If we’re going to develop a theory of knowledge, we have to postulate some given upon which knowledge is built. We’re then forced to take this construction as something which develops in time. We think of things presented to our notice at any or all given moments, and “of the whole situation in knowing as a complex with this datum as one of the constituents.” We also tend to consider the development of consciousness “in biological evolution as a development of knowledge”. If there is indeed a “problem” of knowledge so to speak then neither of these perspectives is irrelevant. But there’s a tendency to confuse the two and herein lies the issue. From the genetic point of view, all of the so called “stages” are actualities, “whereas the various steps of knowing in the mind of an adult…are abstractions, not known as separate objects of attention.” They all exist for us simultaneously without priority. In any stage of human development we don’t find feeling without thought, or presentation without reflection. Even at primitive levels of consciousness we find what we call feeling and thought, presentation, redintegration and abstraction, all at a lower stage. This calls into question the study of primitive consciousness because we find in our own knowing all the same constituents, if only in a clearer and thus more readily apprehensible form.
All that being said, if all the same constituents were present to us in every instance of knowing, “if none were omitted in error, or if none had any temporal precedence over another, all analyses of knowing would be equally tenable.” There wouldn’t be any real difference. Where there are no bones “anybody can carve a goose.” If we didn’t think that at some points in time our consciousness is nearer to “pure experience” than at others, if we didn’t at some points think of “sense-datum” as prior to “object”, or feel that “act” or “content”, or “immanent” and “transcendent” object were not in some sense independent from one another, and capable of “entering into different contexts as table and chair, the fact of their difference would be a perfect example of useless knowledge.” In Bradley Eliot finds this difficulty in an “aggravated form”, but not one that is more fatal than in any of his contemporaries.
We talk about immediate experience and contrast it with ideal construction. This immediate experience is prior in time to ideal construction. But no actual experience can be merely immediate, for if it were “we should certainly know nothing about it.” We also can’t clearly draw the line between the experienced, the given and the constructed. Difference only “holds good” in a relative and fluctuating perspective. “Experience alone is real, but everything can be experienced.” There is no absolute point of view where real and ideal can be ultimately distinguished and labeled. “All of our terms turn out to be unreal abstractions; but we can defend them, and give them a kind of reality and validity (the only validity which they can posses or can need) by showing that they express the theory of knowledge which is implicit in all our practical activity.”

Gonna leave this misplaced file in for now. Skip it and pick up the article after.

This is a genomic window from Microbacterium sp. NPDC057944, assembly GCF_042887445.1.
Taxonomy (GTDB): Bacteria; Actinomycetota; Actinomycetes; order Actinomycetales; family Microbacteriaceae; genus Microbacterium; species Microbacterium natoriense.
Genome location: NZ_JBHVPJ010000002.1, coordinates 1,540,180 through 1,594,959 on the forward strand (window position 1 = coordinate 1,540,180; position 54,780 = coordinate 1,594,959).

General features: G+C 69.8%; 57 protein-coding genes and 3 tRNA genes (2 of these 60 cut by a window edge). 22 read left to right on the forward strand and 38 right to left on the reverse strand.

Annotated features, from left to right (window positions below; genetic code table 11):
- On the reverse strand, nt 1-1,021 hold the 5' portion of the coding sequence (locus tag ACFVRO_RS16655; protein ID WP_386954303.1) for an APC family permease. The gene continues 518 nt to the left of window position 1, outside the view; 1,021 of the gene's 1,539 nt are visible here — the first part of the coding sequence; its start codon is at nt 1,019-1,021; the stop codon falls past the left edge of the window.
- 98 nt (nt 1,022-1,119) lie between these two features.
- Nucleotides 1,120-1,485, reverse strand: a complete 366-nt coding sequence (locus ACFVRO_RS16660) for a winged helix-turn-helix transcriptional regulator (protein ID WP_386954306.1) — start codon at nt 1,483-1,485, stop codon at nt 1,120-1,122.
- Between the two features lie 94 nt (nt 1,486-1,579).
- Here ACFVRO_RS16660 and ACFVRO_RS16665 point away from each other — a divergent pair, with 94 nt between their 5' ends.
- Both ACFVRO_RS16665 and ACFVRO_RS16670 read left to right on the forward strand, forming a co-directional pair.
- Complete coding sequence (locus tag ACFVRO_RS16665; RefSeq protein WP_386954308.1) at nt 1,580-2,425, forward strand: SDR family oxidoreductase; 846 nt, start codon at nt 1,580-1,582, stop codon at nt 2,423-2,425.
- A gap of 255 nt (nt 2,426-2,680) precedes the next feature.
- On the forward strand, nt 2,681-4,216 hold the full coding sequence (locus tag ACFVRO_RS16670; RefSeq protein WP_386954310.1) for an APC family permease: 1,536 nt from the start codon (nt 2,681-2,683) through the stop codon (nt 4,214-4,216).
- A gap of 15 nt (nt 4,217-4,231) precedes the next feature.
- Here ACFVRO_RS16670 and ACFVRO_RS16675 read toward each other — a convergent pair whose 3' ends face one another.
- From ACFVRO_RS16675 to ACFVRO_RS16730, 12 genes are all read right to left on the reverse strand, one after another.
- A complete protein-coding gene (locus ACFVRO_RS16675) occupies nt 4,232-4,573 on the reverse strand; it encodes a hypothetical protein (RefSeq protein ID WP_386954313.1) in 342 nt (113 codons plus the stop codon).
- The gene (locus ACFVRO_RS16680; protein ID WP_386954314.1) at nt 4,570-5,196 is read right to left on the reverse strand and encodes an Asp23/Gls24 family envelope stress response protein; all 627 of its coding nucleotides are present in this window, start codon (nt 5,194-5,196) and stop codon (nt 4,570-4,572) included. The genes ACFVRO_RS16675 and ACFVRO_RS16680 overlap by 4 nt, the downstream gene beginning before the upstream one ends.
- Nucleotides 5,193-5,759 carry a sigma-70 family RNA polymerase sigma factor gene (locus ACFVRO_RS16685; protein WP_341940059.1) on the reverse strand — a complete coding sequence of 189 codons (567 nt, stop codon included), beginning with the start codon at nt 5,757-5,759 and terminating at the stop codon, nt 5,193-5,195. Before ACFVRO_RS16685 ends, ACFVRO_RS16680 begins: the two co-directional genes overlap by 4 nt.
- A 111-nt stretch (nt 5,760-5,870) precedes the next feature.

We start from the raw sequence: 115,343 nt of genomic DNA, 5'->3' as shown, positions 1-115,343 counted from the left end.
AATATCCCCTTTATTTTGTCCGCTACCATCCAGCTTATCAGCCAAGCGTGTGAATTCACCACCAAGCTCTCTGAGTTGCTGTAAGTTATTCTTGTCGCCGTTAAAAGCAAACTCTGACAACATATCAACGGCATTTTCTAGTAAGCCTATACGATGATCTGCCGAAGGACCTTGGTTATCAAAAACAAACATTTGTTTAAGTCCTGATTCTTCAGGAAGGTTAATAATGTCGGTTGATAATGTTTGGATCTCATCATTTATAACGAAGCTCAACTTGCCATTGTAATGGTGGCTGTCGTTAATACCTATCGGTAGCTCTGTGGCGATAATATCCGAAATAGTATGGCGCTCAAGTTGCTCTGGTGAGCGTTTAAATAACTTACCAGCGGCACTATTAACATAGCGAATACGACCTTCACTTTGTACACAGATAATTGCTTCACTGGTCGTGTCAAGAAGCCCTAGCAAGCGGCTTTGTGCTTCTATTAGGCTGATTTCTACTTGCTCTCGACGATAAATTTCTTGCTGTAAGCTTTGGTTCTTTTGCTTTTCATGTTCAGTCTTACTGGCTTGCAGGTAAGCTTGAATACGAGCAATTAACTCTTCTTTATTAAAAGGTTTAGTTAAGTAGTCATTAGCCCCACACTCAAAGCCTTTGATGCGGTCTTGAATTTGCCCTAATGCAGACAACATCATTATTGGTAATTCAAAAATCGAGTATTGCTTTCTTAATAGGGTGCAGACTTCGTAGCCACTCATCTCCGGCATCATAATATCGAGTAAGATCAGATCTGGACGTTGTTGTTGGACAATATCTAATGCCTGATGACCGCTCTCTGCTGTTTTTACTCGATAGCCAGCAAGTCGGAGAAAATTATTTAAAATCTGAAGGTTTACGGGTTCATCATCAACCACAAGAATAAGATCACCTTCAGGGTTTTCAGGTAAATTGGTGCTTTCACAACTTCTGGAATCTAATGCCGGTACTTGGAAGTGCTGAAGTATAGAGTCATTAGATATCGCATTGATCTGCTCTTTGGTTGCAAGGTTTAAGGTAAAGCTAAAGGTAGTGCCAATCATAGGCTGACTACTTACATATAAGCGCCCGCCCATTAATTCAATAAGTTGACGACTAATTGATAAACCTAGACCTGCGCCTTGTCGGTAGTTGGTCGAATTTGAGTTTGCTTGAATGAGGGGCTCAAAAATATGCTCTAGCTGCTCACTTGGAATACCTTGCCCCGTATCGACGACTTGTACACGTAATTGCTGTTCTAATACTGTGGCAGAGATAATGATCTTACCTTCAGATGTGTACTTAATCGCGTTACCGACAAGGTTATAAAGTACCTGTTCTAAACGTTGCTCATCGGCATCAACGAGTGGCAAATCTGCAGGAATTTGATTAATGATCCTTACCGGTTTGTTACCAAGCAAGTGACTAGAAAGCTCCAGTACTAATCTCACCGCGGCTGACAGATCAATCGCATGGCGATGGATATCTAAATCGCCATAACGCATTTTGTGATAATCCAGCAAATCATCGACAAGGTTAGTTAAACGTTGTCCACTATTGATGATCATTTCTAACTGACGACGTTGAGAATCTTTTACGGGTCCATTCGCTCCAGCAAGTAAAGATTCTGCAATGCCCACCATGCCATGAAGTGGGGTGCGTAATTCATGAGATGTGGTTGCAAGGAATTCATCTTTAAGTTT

Although we really aren’t acquainted with any element of experience that we can truly identify as immediate, nor can we know immediate experience directly as an object, “we can yet arrive at it by inference, and even conclude that it is the starting point of our knowing, since it is only in immediate experience that knowledge and its object are one.” The fact that we can make this reifying move and to some extent make our immediate experience an abstract inferred object, but not an object “among others”, nor a term which “can be in relation to anything else” is an embarrassing problem. We’re forced to further abstraction, handling this “object” as if it were an adjective of either a subject or an object, as our experience or as the experienced world. But whether we choose to say “the world is my experience” or that experience is constituted by “that, of just what appears, of space, of intensity, of flatness, brownness, heaviness, or what not, we have been in either case guilty of importing meanings which hold good only within experience.” We can only discuss experience from various sides in an effort to correct the descriptions from other sides which are always partial and abstracted.
Robert Harrison, host of Standford’s Entitled Opinions, recently remarked that contemporary sociological research shows that the overwhelming amount of human conversation across race, gender, culture and class can be classified as “gossip”. Most of the time most people talk about other people they know and their affairs. A minority of conversation fits into a second category, namely politics. The third, and by far the smallest category that most human conversation fits into, is talk about ideas. Apparently we spend the least amount of time talking about the most important things: the good, the true and the beautiful. Yikes!